sure thing. As Spark supports this superb sparkplug idea this whole thing should be implemented as a plugin and not be built directly into the core. I see that this is more of a ‘leisure feature’ therefor it should in no way be enabled by default.
BTW, my name is Hendrik and I’m Steven’s fellow in this matter. We both picked the mentioned issue for our software processes class at Freie Universität Berlin. This whole thing is about getting to know software development processes in open source projects… just in case you guys wonder why the two of us appeared straight out of nowhere and why we’re so actively reporting what we’re doing (that’s part of our weekly assignments).
We checked out the SVN tree and had a glance into the codes and found the sparkplugs dev guide to be extremely helpful. It’s pretty clear to us how we could extend Spark’s functionality by implementing the Plugin interface, dealing with configuration should be done by implementing the Preferences interface, right?
The whole Spark <-> $MediaPlayer interaction thingy should be handled by their respective libraries/bindings/APIs. We’re still looking for proper ways to deal with iTunes using Java on the various platforms. Google came up with some promising approaches [#1, #2], however, this could become the tricky part, because it looks like some of these things are basically hacks (means: any hints are welcome). As a part of a proper solution we’re planning to make the whole thing configurable and to support multiple media players (let’s say, we provide an interface for people to ideal with… we’re primarily caring about iTunes).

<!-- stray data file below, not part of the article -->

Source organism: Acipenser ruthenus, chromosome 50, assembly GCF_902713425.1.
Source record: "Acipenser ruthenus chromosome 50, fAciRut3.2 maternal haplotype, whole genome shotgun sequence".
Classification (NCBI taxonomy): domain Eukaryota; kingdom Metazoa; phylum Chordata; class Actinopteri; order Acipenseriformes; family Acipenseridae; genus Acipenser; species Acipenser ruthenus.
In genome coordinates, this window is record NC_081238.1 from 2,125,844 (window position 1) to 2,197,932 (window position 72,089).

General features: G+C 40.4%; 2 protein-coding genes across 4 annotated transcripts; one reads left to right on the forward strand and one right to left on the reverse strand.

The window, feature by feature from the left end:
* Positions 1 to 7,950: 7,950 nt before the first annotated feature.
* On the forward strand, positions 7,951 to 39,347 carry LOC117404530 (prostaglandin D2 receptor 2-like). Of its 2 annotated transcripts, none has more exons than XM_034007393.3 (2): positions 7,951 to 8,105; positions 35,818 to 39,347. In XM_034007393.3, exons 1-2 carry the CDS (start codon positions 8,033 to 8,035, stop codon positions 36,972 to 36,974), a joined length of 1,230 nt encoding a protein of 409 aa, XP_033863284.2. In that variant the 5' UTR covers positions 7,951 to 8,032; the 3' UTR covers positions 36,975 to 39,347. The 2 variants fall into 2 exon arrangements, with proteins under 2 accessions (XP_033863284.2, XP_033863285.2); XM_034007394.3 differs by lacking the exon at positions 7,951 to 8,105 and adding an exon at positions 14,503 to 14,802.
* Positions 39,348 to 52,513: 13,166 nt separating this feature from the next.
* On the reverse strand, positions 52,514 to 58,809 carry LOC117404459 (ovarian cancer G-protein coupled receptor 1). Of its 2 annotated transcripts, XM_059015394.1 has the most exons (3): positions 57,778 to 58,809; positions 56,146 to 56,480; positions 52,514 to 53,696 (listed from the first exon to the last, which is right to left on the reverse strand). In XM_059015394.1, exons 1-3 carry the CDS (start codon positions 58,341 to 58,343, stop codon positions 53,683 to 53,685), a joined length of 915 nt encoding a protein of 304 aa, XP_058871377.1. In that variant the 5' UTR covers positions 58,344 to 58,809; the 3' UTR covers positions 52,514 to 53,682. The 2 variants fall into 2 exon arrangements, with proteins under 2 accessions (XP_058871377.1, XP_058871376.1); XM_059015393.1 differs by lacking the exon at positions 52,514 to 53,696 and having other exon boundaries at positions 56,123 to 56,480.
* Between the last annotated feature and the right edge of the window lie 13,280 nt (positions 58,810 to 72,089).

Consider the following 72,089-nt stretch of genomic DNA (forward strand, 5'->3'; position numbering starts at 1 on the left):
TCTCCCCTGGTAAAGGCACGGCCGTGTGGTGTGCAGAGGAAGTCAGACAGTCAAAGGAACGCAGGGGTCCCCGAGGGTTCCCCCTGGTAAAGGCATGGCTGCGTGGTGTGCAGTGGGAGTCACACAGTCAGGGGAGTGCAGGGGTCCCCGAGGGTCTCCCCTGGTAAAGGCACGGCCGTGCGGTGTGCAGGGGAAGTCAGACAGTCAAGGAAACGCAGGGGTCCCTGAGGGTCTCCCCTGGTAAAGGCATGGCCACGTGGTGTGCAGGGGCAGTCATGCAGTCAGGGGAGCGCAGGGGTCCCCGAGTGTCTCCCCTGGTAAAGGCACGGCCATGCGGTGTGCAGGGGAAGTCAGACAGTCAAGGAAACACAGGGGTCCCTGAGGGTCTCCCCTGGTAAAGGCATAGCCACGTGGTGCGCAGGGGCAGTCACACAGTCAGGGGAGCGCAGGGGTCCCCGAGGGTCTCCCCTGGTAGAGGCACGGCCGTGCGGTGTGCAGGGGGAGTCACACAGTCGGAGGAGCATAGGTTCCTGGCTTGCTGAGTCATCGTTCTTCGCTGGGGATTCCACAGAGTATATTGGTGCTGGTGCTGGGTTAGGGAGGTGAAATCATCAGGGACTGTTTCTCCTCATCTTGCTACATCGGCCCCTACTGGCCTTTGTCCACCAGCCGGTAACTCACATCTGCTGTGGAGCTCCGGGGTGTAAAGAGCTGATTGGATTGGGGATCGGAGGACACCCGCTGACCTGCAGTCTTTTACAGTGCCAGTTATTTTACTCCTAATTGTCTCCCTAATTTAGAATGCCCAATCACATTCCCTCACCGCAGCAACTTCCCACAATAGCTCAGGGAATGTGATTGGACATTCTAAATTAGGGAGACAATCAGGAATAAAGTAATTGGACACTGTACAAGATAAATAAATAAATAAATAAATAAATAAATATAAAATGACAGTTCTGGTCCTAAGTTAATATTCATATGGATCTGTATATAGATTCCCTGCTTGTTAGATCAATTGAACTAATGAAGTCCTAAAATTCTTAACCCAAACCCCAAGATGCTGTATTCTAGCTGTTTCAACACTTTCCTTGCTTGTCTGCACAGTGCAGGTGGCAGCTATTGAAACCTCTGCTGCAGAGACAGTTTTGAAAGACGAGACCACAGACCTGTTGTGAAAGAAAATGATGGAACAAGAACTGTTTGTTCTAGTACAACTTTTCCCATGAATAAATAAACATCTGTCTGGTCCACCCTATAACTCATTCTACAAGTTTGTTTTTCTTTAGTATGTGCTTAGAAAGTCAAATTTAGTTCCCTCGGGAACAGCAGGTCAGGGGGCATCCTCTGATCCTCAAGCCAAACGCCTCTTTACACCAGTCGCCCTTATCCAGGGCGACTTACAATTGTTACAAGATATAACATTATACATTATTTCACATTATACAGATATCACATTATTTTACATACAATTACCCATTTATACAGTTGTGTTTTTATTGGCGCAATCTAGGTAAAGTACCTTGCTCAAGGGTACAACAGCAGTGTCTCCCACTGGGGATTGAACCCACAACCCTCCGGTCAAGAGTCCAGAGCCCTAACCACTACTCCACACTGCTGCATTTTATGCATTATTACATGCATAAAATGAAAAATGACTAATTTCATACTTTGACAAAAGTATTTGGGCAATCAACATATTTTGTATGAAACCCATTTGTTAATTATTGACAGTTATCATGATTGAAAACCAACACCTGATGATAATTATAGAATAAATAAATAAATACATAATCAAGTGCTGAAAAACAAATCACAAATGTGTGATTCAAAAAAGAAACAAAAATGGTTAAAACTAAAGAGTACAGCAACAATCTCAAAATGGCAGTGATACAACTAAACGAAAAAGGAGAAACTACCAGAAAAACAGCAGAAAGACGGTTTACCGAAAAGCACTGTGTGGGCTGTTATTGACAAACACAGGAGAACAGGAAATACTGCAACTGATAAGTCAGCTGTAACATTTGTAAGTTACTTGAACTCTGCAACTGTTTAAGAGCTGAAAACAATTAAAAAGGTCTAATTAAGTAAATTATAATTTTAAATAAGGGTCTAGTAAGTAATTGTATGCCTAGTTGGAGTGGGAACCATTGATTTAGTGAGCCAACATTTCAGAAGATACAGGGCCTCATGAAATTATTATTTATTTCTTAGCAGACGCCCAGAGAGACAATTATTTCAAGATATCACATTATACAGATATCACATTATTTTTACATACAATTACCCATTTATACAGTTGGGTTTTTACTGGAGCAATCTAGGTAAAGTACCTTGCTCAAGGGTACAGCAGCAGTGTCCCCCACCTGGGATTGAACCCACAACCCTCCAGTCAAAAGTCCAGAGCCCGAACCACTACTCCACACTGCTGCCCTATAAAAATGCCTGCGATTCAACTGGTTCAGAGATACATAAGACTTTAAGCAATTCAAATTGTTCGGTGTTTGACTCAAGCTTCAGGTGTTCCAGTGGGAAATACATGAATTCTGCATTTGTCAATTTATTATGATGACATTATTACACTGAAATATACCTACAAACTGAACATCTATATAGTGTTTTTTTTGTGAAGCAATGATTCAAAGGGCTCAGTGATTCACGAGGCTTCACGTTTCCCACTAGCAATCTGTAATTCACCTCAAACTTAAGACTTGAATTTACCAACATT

As far as the GUI is concerned, it’s probably a good idea to allow a global keystroke (configured in ‘Preferences’, not sure how keystrokes are meant to be implemented, yet. Any hints?) and maybe one or two buttons (“Insert ‘now playing:’ into the text box” and “set ‘now playing…’ as status”) in the EditorBar or in the ToolBar of a regular ChatFrame.
What do you guys think? Is this a reasonable approach? Do you see any problems?
We’re urged to provide test-classes for our code, JUnit-a-like basically, where can we put them? Is Spark using a standardized testing procedure in the context of plugins, or is it the plugin’s author’s liability to provide once-and-for-all tested code before releasing it into the wild? Most of the source code seems not to be covered by any kind of test code? What am I missing?
We’re looking forward to present some neat solutions soon.
Greetings from Berlin,